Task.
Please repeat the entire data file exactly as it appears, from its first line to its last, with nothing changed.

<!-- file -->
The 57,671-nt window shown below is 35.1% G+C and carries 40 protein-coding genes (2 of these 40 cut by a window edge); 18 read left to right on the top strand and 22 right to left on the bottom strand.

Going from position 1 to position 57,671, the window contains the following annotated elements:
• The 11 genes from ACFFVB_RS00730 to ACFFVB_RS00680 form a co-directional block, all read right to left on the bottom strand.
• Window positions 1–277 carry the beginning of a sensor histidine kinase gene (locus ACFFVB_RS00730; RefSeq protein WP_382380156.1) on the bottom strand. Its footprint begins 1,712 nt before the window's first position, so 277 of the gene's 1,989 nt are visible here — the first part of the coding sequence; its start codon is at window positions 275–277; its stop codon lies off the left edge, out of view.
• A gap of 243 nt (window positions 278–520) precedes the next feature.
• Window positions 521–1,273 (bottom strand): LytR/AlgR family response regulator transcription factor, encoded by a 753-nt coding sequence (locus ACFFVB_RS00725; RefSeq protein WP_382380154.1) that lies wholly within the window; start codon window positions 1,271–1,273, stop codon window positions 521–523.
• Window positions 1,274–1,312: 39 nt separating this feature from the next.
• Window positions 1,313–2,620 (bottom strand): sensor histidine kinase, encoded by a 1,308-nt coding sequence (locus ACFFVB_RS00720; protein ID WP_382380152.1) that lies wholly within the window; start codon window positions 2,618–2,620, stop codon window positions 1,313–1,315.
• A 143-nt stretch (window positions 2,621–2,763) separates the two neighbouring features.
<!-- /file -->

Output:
The 57,671-nt window shown below is 35.1% G+C and carries 40 protein-coding genes (2 of these 40 cut by a window edge); 18 read left to right on the top strand and 22 right to left on the bottom strand.

Going from position 1 to position 57,671, the window contains the following annotated elements:
• The 11 genes from ACFFVB_RS00730 to ACFFVB_RS00680 form a co-directional block, all read right to left on the bottom strand.
• Window positions 1–277 carry the beginning of a sensor histidine kinase gene (locus ACFFVB_RS00730; RefSeq protein WP_382380156.1) on the bottom strand. Its footprint begins 1,712 nt before the window's first position, so 277 of the gene's 1,989 nt are visible here — the first part of the coding sequence; its start codon is at window positions 275–277; its stop codon lies off the left edge, out of view.
• A gap of 243 nt (window positions 278–520) precedes the next feature.
• Window positions 521–1,273 (bottom strand): LytR/AlgR family response regulator transcription factor, encoded by a 753-nt coding sequence (locus ACFFVB_RS00725; RefSeq protein WP_382380154.1) that lies wholly within the window; start codon window positions 1,271–1,273, stop codon window positions 521–523.
• Window positions 1,274–1,312: 39 nt separating this feature from the next.
• Window positions 1,313–2,620 (bottom strand): sensor histidine kinase, encoded by a 1,308-nt coding sequence (locus ACFFVB_RS00720; protein ID WP_382380152.1) that lies wholly within the window; start codon window positions 2,618–2,620, stop codon window positions 1,313–1,315.
• A 143-nt stretch (window positions 2,621–2,763) separates the two neighbouring features.